| Screenshot |

Be My Writer

For editors to do their job, writers have to be receptive to feedback 


INevery job, there are hard skills that make a candidate stand out and soft skills that add value to an already capable employee.

When an editor seeks a new writer, the hard skills are obvious: a gifted writer who knows the nuts and bolts of reporting and researching, who has mastered the art of language and craft of storytelling, who builds contacts and maintains the trust of sources, and who connects with and understands the readership.

But the soft skills are important, too, and many of them boil down to attitude.

When we take on a writer, we’re looking for someone who sees the editor as a partner — a very invested partner with the desire and skills to get the piece into even better shape.

Not a yes-man. But also not an adversary or taskmaster. And certainly not a butcher.

For editors to do their job, writers have to be receptive to feedback — they have to accept (maybe even welcome) questions and comments, and be willing to get back to work on another, better round.

Another important quality is clear, prompt communication. I remember working with a writer who missed two deadlines for a piece. Worse, he ignored every query asking when he planned to get it in. Unfortunately, our entire team had to stay late on a closing day as a result. Not only is that unprofessional, it’s not menschlich.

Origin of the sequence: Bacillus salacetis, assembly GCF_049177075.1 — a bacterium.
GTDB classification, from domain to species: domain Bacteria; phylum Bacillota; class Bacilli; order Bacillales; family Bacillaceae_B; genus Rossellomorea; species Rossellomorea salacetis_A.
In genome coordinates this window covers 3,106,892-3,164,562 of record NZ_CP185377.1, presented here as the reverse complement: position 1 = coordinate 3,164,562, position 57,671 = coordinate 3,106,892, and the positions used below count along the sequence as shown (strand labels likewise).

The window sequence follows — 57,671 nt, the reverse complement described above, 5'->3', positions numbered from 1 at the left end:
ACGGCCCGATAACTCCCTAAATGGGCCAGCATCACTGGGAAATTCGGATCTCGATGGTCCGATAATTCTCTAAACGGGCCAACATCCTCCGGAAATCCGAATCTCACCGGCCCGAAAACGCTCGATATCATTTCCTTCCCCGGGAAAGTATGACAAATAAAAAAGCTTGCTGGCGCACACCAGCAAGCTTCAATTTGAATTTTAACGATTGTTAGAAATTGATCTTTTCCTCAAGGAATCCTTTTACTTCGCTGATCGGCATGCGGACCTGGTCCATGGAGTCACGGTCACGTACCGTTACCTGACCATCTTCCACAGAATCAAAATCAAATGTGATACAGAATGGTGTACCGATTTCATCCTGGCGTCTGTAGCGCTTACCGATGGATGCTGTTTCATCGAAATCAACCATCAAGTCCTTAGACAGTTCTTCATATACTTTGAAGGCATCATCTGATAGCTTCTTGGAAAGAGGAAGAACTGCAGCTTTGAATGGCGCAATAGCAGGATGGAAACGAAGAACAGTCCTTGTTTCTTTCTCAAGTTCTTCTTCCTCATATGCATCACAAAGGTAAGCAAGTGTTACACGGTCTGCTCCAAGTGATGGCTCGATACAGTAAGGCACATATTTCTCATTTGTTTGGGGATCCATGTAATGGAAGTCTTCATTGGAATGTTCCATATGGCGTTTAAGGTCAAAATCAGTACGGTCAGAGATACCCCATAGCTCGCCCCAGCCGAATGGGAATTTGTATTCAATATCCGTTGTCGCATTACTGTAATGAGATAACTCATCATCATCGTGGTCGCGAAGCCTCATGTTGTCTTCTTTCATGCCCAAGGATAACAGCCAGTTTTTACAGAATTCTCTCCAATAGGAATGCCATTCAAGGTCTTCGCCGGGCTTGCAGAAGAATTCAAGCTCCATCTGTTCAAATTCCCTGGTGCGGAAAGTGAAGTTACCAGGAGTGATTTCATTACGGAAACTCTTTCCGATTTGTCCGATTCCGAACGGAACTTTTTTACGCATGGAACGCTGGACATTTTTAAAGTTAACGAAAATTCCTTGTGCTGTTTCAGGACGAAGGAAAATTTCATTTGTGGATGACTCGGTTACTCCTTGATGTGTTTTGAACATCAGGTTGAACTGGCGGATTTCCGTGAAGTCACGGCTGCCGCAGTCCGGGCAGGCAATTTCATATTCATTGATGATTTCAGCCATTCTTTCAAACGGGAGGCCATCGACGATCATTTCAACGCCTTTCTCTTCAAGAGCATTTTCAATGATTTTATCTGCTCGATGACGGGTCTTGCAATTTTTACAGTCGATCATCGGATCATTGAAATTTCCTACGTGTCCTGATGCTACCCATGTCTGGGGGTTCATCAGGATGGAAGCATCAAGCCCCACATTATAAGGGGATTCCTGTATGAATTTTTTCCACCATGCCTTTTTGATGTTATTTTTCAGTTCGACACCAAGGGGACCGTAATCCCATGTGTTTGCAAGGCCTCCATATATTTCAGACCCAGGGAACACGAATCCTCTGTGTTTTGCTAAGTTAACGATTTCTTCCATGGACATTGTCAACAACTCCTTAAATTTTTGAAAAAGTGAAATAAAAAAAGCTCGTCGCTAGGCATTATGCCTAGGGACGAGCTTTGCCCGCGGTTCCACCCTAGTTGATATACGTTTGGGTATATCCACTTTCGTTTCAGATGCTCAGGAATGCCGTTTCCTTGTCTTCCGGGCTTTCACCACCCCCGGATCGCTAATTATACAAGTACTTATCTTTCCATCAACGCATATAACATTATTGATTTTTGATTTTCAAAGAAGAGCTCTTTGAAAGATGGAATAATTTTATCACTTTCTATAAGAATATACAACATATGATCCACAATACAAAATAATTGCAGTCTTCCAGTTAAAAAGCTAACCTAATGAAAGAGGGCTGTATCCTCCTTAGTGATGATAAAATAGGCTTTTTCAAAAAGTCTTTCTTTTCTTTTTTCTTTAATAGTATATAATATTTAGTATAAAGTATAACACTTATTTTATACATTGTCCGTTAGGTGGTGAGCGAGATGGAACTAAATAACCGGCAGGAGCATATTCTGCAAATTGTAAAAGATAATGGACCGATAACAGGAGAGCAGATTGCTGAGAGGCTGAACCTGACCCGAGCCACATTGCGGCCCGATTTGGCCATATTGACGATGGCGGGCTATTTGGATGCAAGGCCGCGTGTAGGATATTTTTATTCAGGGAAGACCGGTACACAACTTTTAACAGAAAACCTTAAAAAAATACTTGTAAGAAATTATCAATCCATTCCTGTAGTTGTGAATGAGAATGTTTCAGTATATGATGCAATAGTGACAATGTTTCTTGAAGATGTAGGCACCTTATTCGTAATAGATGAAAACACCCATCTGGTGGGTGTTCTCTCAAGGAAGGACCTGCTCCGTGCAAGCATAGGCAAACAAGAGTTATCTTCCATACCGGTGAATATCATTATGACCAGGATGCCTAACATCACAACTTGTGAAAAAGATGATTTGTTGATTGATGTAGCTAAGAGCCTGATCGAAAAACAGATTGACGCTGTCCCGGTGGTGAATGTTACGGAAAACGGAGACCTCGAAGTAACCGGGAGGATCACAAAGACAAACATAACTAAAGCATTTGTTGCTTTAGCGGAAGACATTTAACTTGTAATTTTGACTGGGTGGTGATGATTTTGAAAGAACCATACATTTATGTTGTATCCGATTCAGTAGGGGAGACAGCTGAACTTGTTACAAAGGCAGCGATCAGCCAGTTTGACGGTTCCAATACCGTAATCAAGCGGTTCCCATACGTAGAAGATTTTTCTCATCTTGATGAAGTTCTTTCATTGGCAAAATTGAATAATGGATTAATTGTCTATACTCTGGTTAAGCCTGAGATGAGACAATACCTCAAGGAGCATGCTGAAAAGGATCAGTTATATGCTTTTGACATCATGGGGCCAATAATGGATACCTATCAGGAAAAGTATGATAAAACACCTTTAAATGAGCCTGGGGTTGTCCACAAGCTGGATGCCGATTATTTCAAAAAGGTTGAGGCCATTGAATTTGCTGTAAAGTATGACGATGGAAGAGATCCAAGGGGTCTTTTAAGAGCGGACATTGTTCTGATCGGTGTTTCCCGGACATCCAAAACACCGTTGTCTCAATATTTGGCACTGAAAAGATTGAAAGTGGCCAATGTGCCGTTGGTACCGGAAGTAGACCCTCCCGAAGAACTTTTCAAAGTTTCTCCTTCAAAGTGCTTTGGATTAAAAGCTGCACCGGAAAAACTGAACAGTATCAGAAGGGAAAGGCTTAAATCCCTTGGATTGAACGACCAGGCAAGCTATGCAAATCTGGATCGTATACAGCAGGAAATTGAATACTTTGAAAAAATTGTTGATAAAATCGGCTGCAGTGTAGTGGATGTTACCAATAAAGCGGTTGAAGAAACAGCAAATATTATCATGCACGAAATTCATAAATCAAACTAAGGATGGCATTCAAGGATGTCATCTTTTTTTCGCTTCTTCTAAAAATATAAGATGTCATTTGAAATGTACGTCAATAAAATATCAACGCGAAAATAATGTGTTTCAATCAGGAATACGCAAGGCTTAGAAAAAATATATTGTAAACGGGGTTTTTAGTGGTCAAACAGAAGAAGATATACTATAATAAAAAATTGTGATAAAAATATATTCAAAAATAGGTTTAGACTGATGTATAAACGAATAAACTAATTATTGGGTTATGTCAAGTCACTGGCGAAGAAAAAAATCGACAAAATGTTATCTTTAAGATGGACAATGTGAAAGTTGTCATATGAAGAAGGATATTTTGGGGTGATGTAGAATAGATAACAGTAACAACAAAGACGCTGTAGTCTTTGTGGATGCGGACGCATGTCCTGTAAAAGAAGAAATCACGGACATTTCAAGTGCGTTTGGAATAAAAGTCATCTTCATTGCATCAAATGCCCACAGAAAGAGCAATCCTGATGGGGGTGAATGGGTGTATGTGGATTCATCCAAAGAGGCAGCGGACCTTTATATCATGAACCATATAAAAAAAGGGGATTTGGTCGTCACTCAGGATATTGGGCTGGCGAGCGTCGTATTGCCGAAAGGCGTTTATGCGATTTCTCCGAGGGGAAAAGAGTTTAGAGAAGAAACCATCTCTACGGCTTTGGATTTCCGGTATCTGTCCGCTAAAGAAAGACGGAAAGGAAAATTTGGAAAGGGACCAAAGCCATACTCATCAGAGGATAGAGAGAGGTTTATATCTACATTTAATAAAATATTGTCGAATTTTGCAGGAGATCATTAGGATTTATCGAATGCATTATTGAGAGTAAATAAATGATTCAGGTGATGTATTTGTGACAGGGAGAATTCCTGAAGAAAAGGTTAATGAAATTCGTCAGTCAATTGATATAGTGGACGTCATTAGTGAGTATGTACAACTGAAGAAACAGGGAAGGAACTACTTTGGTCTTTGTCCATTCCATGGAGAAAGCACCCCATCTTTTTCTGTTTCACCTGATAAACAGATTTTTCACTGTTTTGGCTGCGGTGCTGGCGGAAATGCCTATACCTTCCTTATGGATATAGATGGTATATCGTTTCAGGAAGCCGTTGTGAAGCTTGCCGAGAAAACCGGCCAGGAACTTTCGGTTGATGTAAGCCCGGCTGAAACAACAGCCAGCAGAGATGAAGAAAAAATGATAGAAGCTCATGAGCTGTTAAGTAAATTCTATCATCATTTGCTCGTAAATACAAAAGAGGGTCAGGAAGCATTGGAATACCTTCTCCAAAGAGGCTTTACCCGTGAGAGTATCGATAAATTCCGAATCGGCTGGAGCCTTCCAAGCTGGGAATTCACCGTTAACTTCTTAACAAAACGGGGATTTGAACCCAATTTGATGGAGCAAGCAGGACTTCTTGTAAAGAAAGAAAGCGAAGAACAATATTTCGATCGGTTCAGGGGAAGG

(It’s the editors’ responsibility to make sure there are backups and contingency plans, and if the writer has a crisis or the interviewee needs more time to approve a piece, that’s valid and justified. What’s not valid is when the writer doesn’t communicate about these delays.)


astly, and this is something that’s very hard, we need writers who can let go. In fact, in this business we all need the ability to let go. Everyone has to pass their work on to the next stage — from writing to editing to proofreading to graphics to production to the printer to the distributor — in order for the product to make it to those couches and coffee tables around the world. As long as it remains in a state of potential, we can keep tinkering and tweaking and improving and rethinking. But then it will never reach the readers.

I used to work with a writer who couldn’t let go. She kept sending change after change, new version after new version. Then, once the final draft was really and truly final, she had to review the initial edit, the proofed version, the final edit, the first PDF, the fixed PDF without captions, the next version with captions….

It’s very draining to deal with someone like this. Not just because of the logistical difficulties, which go with the territory and can be finessed, but because of the clear lack of trust.

And that’s probably the most fundamental issue underlying the writer-editor relationship: trust.

On the surface, the dynamic might look like it’s about word counts and deadlines, leads and angles, quotes and context. But really, this relationship, and the fruits it produces, stems from trust. When editors trust writers to unearth and produce great material, when writers trust that their editors truly want their work to shine, and both trust the process enough to let go and move the material forward, that’s when you have optimal conditions for creative collaboration.

—Shoshana Friedman

Managing Editor


(Originally featured in Mishpacha, Issue 960)

Oops! We could not locate your form.